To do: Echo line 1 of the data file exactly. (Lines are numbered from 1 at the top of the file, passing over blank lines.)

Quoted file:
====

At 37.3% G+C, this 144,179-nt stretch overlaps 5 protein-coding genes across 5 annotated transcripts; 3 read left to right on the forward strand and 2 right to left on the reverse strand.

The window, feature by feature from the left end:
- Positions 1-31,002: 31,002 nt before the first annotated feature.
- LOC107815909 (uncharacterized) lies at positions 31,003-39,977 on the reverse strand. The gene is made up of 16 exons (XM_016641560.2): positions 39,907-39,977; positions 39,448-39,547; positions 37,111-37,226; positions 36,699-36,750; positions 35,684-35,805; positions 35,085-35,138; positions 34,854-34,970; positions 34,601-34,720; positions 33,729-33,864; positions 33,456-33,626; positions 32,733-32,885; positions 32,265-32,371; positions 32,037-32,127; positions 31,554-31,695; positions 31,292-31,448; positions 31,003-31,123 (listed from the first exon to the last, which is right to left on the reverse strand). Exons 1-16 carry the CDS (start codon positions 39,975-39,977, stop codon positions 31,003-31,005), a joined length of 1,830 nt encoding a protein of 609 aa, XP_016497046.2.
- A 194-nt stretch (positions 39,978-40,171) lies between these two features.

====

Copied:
At 37.3% G+C, this 144,179-nt stretch overlaps 5 protein-coding genes across 5 annotated transcripts; 3 read left to right on the forward strand and 2 right to left on the reverse strand.